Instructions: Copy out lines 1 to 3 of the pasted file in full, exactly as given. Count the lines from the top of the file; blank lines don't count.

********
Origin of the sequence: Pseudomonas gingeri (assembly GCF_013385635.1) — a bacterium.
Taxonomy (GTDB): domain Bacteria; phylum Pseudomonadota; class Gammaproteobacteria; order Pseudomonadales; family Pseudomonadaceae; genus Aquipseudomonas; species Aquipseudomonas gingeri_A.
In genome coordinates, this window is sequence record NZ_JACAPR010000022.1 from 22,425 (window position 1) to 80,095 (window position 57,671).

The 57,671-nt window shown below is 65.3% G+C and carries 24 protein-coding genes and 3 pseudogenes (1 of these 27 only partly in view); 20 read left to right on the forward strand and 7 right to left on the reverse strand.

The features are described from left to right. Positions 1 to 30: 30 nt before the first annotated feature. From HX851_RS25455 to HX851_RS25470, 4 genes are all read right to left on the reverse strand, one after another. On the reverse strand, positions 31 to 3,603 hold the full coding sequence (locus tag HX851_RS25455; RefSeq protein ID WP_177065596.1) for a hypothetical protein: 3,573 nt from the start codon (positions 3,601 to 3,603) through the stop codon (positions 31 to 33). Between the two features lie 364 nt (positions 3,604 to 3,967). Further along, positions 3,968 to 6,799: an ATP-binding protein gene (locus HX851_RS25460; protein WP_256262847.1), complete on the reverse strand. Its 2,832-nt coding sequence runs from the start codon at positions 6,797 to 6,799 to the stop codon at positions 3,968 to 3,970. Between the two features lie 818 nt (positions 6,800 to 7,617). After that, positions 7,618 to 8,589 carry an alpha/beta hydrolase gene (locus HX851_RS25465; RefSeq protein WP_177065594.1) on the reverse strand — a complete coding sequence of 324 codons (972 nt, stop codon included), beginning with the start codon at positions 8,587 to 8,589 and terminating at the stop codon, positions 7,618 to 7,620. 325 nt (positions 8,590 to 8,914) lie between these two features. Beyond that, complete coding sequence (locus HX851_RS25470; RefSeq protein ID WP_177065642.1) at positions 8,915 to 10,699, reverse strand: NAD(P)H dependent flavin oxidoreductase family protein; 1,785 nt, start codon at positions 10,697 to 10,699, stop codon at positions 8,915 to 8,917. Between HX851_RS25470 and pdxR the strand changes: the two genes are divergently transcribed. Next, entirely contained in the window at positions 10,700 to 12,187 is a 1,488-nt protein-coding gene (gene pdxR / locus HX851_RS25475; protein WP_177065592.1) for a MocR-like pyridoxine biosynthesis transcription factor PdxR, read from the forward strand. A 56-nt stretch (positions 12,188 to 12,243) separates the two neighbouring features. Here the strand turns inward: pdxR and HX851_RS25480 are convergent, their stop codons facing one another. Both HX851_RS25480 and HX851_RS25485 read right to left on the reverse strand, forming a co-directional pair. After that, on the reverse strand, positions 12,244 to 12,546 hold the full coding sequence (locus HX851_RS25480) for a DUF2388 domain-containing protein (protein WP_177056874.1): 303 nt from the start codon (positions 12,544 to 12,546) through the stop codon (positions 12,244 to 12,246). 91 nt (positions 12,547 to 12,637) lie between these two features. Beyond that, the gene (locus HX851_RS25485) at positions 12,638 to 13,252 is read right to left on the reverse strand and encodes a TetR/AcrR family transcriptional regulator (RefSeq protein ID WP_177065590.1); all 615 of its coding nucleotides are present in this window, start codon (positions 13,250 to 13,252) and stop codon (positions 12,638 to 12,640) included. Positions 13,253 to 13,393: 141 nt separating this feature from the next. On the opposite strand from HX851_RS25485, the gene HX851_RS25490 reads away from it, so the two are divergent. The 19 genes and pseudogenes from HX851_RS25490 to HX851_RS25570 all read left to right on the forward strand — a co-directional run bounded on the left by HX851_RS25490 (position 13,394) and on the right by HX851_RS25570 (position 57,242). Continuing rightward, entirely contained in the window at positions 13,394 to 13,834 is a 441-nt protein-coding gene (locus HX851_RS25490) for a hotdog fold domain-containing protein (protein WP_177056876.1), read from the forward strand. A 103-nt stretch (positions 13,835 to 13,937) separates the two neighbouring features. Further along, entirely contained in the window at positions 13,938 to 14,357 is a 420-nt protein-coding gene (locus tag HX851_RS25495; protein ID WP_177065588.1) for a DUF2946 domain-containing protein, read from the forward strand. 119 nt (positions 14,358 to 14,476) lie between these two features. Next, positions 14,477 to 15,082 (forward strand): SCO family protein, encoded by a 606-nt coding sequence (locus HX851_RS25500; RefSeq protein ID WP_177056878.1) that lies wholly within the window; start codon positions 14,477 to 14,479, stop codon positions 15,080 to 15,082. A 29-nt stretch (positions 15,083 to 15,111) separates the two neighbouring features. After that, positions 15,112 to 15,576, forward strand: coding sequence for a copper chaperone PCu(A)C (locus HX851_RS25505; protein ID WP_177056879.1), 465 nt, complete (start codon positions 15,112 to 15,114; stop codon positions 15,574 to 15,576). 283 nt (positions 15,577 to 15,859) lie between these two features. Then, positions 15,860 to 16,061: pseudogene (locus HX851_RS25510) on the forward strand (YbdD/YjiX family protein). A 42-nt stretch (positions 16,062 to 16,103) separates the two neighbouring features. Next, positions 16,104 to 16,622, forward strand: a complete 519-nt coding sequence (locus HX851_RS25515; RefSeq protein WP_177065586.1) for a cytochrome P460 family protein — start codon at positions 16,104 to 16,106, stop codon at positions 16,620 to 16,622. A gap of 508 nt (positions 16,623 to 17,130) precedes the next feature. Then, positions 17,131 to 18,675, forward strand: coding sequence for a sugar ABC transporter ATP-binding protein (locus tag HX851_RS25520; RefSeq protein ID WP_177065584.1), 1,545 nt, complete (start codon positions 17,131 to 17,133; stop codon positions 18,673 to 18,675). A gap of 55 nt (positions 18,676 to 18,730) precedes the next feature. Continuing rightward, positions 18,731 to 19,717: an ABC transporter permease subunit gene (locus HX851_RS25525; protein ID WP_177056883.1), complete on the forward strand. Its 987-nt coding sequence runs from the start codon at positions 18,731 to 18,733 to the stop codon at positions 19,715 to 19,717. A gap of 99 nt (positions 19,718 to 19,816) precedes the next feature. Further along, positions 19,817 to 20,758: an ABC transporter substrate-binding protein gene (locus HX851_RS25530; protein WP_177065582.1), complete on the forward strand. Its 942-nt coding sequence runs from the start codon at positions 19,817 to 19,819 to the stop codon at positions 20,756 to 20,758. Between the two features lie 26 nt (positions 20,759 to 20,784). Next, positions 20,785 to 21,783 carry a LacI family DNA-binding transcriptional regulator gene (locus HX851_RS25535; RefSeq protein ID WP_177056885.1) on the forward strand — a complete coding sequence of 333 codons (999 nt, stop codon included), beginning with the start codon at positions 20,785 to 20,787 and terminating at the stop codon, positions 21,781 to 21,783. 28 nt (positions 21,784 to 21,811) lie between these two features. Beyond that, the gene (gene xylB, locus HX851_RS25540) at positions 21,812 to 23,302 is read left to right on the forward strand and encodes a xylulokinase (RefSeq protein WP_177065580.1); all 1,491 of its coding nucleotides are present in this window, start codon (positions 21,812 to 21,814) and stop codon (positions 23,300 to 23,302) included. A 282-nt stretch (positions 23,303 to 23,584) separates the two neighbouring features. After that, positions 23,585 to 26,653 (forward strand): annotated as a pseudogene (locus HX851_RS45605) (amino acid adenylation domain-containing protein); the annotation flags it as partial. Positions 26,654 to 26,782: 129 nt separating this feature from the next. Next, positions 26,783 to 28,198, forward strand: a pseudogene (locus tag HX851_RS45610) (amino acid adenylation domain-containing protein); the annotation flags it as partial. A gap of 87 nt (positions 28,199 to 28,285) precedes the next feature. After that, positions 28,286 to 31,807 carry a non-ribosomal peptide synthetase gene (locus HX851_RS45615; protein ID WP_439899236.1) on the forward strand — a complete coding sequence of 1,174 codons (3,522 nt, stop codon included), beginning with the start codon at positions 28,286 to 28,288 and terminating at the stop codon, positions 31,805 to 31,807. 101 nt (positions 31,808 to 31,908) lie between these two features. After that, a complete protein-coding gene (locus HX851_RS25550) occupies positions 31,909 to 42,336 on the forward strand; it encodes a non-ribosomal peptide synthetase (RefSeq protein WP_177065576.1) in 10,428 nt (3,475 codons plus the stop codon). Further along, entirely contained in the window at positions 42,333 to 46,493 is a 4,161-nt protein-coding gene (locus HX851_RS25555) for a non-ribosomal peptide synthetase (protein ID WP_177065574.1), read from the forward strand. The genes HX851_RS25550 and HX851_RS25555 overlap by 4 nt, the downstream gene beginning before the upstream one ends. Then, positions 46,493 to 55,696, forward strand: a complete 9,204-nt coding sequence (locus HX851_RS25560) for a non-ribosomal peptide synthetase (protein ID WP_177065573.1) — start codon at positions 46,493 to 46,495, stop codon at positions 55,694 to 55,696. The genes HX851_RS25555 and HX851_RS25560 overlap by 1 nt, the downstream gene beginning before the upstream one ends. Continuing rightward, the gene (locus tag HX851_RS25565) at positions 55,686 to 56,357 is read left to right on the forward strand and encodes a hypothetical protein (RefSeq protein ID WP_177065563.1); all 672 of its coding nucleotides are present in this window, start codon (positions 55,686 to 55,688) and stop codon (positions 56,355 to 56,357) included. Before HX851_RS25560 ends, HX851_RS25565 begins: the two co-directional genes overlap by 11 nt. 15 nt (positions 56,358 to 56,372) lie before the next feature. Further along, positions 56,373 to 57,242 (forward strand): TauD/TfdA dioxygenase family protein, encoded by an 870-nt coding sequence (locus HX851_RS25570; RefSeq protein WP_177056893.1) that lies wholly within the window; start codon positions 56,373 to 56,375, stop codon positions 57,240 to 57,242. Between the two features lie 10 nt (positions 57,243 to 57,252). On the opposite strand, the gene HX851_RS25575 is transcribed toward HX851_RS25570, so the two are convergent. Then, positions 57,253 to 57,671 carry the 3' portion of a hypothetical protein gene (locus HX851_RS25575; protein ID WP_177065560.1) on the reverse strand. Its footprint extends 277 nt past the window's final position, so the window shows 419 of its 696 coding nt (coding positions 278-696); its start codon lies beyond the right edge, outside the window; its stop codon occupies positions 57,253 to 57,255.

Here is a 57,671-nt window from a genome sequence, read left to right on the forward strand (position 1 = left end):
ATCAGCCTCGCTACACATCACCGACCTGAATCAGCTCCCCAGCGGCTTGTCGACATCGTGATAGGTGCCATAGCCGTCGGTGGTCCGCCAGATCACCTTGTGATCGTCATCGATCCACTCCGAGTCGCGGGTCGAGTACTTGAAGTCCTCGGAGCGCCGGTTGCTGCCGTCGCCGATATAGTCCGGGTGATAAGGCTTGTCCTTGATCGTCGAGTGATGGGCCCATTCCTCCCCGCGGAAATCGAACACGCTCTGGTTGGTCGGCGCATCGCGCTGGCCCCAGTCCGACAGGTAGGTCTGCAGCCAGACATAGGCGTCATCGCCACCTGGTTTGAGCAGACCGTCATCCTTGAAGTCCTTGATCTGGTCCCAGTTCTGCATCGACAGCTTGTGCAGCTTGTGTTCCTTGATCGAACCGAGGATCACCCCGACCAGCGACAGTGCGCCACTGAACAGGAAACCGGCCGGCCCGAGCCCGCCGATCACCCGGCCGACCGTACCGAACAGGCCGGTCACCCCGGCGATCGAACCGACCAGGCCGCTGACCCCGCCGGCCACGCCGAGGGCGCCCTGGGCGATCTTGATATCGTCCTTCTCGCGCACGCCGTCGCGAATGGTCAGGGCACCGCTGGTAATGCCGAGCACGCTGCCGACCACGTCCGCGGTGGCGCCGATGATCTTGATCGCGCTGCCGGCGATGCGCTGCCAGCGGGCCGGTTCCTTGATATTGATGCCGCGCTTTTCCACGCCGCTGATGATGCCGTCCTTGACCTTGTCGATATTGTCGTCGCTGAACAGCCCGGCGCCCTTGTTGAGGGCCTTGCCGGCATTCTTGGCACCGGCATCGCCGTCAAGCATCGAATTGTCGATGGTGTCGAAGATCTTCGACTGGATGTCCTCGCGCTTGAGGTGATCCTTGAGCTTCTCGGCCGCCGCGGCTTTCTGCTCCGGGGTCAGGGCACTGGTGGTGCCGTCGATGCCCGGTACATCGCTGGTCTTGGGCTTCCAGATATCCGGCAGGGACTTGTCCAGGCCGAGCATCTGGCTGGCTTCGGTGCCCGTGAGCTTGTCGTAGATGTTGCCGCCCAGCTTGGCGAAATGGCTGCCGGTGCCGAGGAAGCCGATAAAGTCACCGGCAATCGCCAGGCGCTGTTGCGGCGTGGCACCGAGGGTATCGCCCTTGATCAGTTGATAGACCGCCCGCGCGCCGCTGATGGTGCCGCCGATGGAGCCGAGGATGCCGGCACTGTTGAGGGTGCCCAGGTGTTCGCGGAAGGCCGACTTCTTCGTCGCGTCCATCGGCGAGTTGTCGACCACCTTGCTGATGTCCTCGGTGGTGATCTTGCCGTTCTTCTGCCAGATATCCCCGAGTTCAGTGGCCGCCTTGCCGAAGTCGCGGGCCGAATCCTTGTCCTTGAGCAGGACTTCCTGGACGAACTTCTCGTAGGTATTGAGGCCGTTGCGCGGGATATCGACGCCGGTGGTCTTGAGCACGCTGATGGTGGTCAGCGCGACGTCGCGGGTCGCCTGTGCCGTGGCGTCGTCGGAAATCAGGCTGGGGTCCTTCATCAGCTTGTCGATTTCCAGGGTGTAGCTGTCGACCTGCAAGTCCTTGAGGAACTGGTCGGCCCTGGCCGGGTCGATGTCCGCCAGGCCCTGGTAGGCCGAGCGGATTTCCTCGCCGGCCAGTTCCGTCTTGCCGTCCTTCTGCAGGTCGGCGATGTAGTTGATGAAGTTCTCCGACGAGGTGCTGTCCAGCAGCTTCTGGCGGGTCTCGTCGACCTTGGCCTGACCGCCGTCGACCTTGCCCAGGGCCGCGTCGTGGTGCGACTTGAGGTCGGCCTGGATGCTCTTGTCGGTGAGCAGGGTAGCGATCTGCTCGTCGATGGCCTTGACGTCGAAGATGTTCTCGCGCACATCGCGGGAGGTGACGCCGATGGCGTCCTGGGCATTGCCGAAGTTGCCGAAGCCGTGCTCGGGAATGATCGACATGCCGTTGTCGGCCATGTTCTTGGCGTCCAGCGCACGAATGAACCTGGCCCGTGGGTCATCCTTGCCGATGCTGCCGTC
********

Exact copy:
Origin of the sequence: Pseudomonas gingeri (assembly GCF_013385635.1) — a bacterium.
Taxonomy (GTDB): domain Bacteria; phylum Pseudomonadota; class Gammaproteobacteria; order Pseudomonadales; family Pseudomonadaceae; genus Aquipseudomonas; species Aquipseudomonas gingeri_A.
In genome coordinates, this window is sequence record NZ_JACAPR010000022.1 from 22,425 (window position 1) to 80,095 (window position 57,671).